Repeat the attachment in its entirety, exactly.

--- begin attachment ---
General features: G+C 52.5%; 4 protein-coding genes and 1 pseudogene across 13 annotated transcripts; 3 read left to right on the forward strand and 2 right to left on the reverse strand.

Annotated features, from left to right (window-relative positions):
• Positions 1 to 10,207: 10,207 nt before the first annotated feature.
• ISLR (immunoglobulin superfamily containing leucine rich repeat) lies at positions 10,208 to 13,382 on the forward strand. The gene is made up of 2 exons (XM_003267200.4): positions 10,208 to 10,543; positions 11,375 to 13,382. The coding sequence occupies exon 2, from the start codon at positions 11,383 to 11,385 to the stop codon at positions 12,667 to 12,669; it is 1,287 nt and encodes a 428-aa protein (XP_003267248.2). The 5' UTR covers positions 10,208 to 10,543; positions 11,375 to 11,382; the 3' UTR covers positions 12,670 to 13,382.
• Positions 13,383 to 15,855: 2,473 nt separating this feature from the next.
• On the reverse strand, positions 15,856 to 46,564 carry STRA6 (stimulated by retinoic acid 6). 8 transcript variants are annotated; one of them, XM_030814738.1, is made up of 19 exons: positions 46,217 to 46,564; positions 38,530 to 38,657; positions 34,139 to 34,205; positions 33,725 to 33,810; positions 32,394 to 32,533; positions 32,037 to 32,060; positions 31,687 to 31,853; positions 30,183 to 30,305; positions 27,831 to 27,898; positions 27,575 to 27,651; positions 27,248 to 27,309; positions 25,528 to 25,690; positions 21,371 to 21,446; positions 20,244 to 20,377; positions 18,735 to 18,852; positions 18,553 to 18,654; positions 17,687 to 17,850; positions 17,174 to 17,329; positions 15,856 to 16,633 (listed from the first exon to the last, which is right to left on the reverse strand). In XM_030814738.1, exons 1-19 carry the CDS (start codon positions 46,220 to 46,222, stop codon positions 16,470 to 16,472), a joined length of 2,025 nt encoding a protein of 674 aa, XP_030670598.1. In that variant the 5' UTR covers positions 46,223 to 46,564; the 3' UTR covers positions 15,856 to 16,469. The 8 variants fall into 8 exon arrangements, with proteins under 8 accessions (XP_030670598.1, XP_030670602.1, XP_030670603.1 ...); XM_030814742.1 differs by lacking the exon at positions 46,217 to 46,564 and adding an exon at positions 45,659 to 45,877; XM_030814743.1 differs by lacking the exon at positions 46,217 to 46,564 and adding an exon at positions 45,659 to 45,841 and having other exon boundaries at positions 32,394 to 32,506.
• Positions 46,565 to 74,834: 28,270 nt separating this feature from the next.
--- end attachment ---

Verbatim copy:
General features: G+C 52.5%; 4 protein-coding genes and 1 pseudogene across 13 annotated transcripts; 3 read left to right on the forward strand and 2 right to left on the reverse strand.

Annotated features, from left to right (window-relative positions):
• Positions 1 to 10,207: 10,207 nt before the first annotated feature.
• ISLR (immunoglobulin superfamily containing leucine rich repeat) lies at positions 10,208 to 13,382 on the forward strand. The gene is made up of 2 exons (XM_003267200.4): positions 10,208 to 10,543; positions 11,375 to 13,382. The coding sequence occupies exon 2, from the start codon at positions 11,383 to 11,385 to the stop codon at positions 12,667 to 12,669; it is 1,287 nt and encodes a 428-aa protein (XP_003267248.2). The 5' UTR covers positions 10,208 to 10,543; positions 11,375 to 11,382; the 3' UTR covers positions 12,670 to 13,382.
• Positions 13,383 to 15,855: 2,473 nt separating this feature from the next.
• On the reverse strand, positions 15,856 to 46,564 carry STRA6 (stimulated by retinoic acid 6). 8 transcript variants are annotated; one of them, XM_030814738.1, is made up of 19 exons: positions 46,217 to 46,564; positions 38,530 to 38,657; positions 34,139 to 34,205; positions 33,725 to 33,810; positions 32,394 to 32,533; positions 32,037 to 32,060; positions 31,687 to 31,853; positions 30,183 to 30,305; positions 27,831 to 27,898; positions 27,575 to 27,651; positions 27,248 to 27,309; positions 25,528 to 25,690; positions 21,371 to 21,446; positions 20,244 to 20,377; positions 18,735 to 18,852; positions 18,553 to 18,654; positions 17,687 to 17,850; positions 17,174 to 17,329; positions 15,856 to 16,633 (listed from the first exon to the last, which is right to left on the reverse strand). In XM_030814738.1, exons 1-19 carry the CDS (start codon positions 46,220 to 46,222, stop codon positions 16,470 to 16,472), a joined length of 2,025 nt encoding a protein of 674 aa, XP_030670598.1. In that variant the 5' UTR covers positions 46,223 to 46,564; the 3' UTR covers positions 15,856 to 16,469. The 8 variants fall into 8 exon arrangements, with proteins under 8 accessions (XP_030670598.1, XP_030670602.1, XP_030670603.1 ...); XM_030814742.1 differs by lacking the exon at positions 46,217 to 46,564 and adding an exon at positions 45,659 to 45,877; XM_030814743.1 differs by lacking the exon at positions 46,217 to 46,564 and adding an exon at positions 45,659 to 45,841 and having other exon boundaries at positions 32,394 to 32,506.
• Positions 46,565 to 74,834: 28,270 nt separating this feature from the next.